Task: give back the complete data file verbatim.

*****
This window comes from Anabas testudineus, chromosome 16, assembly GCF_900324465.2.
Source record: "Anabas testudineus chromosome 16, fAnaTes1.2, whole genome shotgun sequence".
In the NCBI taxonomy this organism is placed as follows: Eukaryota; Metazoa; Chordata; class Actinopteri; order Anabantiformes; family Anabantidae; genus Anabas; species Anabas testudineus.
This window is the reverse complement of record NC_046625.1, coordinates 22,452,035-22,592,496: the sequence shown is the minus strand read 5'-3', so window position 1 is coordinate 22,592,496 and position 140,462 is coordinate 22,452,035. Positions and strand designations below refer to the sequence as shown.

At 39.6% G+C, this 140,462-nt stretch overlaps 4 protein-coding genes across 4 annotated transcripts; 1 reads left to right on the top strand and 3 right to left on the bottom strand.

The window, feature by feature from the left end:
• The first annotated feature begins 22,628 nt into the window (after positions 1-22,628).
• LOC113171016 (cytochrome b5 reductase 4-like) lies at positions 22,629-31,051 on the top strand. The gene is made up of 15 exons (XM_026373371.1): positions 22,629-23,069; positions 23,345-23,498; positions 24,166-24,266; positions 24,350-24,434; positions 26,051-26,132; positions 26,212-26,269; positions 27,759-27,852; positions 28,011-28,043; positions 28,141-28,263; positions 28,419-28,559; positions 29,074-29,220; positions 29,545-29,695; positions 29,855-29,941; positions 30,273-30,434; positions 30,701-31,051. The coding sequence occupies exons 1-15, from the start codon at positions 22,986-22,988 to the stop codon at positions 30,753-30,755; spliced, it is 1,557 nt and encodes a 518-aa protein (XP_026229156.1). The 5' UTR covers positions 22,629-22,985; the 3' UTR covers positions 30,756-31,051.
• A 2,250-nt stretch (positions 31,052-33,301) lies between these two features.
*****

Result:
This window comes from Anabas testudineus, chromosome 16, assembly GCF_900324465.2.
Source record: "Anabas testudineus chromosome 16, fAnaTes1.2, whole genome shotgun sequence".
In the NCBI taxonomy this organism is placed as follows: Eukaryota; Metazoa; Chordata; class Actinopteri; order Anabantiformes; family Anabantidae; genus Anabas; species Anabas testudineus.
This window is the reverse complement of record NC_046625.1, coordinates 22,452,035-22,592,496: the sequence shown is the minus strand read 5'-3', so window position 1 is coordinate 22,592,496 and position 140,462 is coordinate 22,452,035. Positions and strand designations below refer to the sequence as shown.

At 39.6% G+C, this 140,462-nt stretch overlaps 4 protein-coding genes across 4 annotated transcripts; 1 reads left to right on the top strand and 3 right to left on the bottom strand.

The window, feature by feature from the left end:
• The first annotated feature begins 22,628 nt into the window (after positions 1-22,628).
• LOC113171016 (cytochrome b5 reductase 4-like) lies at positions 22,629-31,051 on the top strand. The gene is made up of 15 exons (XM_026373371.1): positions 22,629-23,069; positions 23,345-23,498; positions 24,166-24,266; positions 24,350-24,434; positions 26,051-26,132; positions 26,212-26,269; positions 27,759-27,852; positions 28,011-28,043; positions 28,141-28,263; positions 28,419-28,559; positions 29,074-29,220; positions 29,545-29,695; positions 29,855-29,941; positions 30,273-30,434; positions 30,701-31,051. The coding sequence occupies exons 1-15, from the start codon at positions 22,986-22,988 to the stop codon at positions 30,753-30,755; spliced, it is 1,557 nt and encodes a 518-aa protein (XP_026229156.1). The 5' UTR covers positions 22,629-22,985; the 3' UTR covers positions 30,756-31,051.
• A 2,250-nt stretch (positions 31,052-33,301) lies between these two features.